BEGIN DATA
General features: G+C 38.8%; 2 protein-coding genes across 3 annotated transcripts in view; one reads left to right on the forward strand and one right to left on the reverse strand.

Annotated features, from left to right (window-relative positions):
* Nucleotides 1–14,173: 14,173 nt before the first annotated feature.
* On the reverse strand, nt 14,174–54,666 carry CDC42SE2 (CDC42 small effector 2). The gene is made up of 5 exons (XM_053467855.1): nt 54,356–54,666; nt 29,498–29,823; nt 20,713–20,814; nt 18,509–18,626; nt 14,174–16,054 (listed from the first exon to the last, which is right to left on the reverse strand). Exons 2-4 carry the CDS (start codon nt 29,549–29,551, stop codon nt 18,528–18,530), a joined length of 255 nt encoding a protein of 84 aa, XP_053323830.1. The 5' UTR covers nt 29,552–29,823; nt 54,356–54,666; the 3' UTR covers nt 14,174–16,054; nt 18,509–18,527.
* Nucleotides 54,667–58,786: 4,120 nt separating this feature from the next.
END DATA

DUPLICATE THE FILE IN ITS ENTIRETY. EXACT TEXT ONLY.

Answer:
General features: G+C 38.8%; 2 protein-coding genes across 3 annotated transcripts in view; one reads left to right on the forward strand and one right to left on the reverse strand.

Annotated features, from left to right (window-relative positions):
* Nucleotides 1–14,173: 14,173 nt before the first annotated feature.
* On the reverse strand, nt 14,174–54,666 carry CDC42SE2 (CDC42 small effector 2). The gene is made up of 5 exons (XM_053467855.1): nt 54,356–54,666; nt 29,498–29,823; nt 20,713–20,814; nt 18,509–18,626; nt 14,174–16,054 (listed from the first exon to the last, which is right to left on the reverse strand). Exons 2-4 carry the CDS (start codon nt 29,549–29,551, stop codon nt 18,528–18,530), a joined length of 255 nt encoding a protein of 84 aa, XP_053323830.1. The 5' UTR covers nt 29,552–29,823; nt 54,356–54,666; the 3' UTR covers nt 14,174–16,054; nt 18,509–18,527.
* Nucleotides 54,667–58,786: 4,120 nt separating this feature from the next.